How would you recommend a student approach the subject of college if their family has not historically had experience with a college education?

I think it is helpful for students to approach college by explaining how it aligns with their long term goals. If cost is a concern (and when is it not), students need to explain to their parents the resources available to families to help with their finances.

How can students who have always had the expectation of going to college be advocates for those who haven't?

Reorient the conversation to long-term goals. Students feel anxious about the competition of getting into college, but this anxiety is misplaced as many different schools offer students the same path to the desired outcomes. While college is by no means a requisite or guarantee of a happy, healthy, and financially independent outcome post graduation, if a student doesn't see college as their destination after high school, perhaps they will be more comfortable seeing it as a stepping stone to something they are interested in.

What is one thing you would like to see all high schools adopt to help students who don't come from a traditional background apply and transition to college?

Recognition that non traditional backgrounds bring incredible diversity and perspective to colleges, and that colleges are actively seeking these diverse perspectives on their campuses. College may feel out of touch for students from nontraditional backgrounds, but these students need to know that colleges want them to add to their campuses.

In your opinion, how can colleges and universities improve their systems to help first generation, or under-supported students, have an easier transition?

Webinars or web pages geared specifically toward this community (in foreign languages as well) would be very helpful and a low cost, high impact way to engage the first generation community. This could also provide guidance about what colleges are looking for in applicants, and how these students can find resources in their communities. There is a credibility factor when coming directly from a university.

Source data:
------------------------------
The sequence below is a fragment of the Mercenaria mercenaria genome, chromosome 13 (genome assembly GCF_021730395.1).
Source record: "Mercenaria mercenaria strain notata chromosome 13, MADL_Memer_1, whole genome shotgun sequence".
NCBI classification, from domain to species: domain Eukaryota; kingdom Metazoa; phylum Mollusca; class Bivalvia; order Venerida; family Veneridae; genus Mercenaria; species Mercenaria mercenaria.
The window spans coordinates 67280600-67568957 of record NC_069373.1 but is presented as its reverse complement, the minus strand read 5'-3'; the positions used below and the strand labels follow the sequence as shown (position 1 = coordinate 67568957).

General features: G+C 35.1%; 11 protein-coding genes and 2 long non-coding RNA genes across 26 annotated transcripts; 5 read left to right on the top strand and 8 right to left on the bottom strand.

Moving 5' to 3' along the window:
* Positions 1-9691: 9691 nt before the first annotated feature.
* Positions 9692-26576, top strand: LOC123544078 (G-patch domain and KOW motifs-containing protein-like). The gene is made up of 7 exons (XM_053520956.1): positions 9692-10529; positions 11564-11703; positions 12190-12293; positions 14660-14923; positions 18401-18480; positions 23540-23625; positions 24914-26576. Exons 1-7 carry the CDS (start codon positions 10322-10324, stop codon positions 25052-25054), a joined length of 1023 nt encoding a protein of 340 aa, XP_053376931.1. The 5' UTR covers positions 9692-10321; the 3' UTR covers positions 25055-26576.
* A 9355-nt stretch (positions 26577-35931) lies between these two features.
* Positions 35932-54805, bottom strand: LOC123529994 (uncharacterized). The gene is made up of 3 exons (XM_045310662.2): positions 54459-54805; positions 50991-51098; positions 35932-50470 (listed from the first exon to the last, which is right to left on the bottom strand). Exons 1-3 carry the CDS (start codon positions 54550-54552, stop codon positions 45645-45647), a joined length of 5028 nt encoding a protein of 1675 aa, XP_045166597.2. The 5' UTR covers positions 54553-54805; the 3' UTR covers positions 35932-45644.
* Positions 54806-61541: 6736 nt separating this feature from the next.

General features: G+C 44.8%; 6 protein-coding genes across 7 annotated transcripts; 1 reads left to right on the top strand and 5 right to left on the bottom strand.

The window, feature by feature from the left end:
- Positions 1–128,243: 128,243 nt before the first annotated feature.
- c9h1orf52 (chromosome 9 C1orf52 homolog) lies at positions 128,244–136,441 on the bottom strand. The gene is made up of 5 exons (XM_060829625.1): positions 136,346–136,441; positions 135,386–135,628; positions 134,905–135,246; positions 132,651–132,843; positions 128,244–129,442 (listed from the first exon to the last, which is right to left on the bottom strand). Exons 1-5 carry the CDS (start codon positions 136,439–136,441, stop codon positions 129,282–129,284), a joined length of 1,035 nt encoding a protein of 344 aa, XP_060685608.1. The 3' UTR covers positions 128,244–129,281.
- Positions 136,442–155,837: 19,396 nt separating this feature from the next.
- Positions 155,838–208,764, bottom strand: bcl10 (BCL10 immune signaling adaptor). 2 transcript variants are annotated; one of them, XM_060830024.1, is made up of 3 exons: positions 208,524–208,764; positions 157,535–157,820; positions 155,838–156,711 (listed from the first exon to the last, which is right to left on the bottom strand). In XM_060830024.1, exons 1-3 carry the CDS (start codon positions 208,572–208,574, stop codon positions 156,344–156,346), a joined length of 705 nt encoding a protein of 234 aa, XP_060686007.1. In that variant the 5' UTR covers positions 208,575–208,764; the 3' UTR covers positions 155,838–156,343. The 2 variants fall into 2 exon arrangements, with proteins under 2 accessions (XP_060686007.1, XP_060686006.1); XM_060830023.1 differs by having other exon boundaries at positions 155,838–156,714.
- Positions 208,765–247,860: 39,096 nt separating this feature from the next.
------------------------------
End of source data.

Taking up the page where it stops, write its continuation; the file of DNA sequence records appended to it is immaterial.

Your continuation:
What organizations are you seeing students use to overcome these obstacle?

Test prep is critical for college admissions success. There are so many more students applying to college today from all over the world that colleges often make their first admissions decision based on test scores. There are incredible free resources for test prep and students can obtain competitive scores for the schools they are interested in attending online (Khan Academy), or at their school or local library.

Any final thoughts for us?

First generation students should develop a plan for tackling the college admissions process early, stick to it, and make sure that the plan is true to their passions and where they want to go in life.

Greg Kaplan

Founder, College Path

Greg Kaplan is the founder of College Path, the first web app that serves as a virtual advisor for college admissions, a college application strategist, and author of Earning Admission: Real Strategies for Getting into Highly Selective Colleges. College Path and Greg are dedicated to helping students develop and market their passions to earn admission to their dream college and create the foundation for long-term success. For more information, visit www.collegepathweekly.com.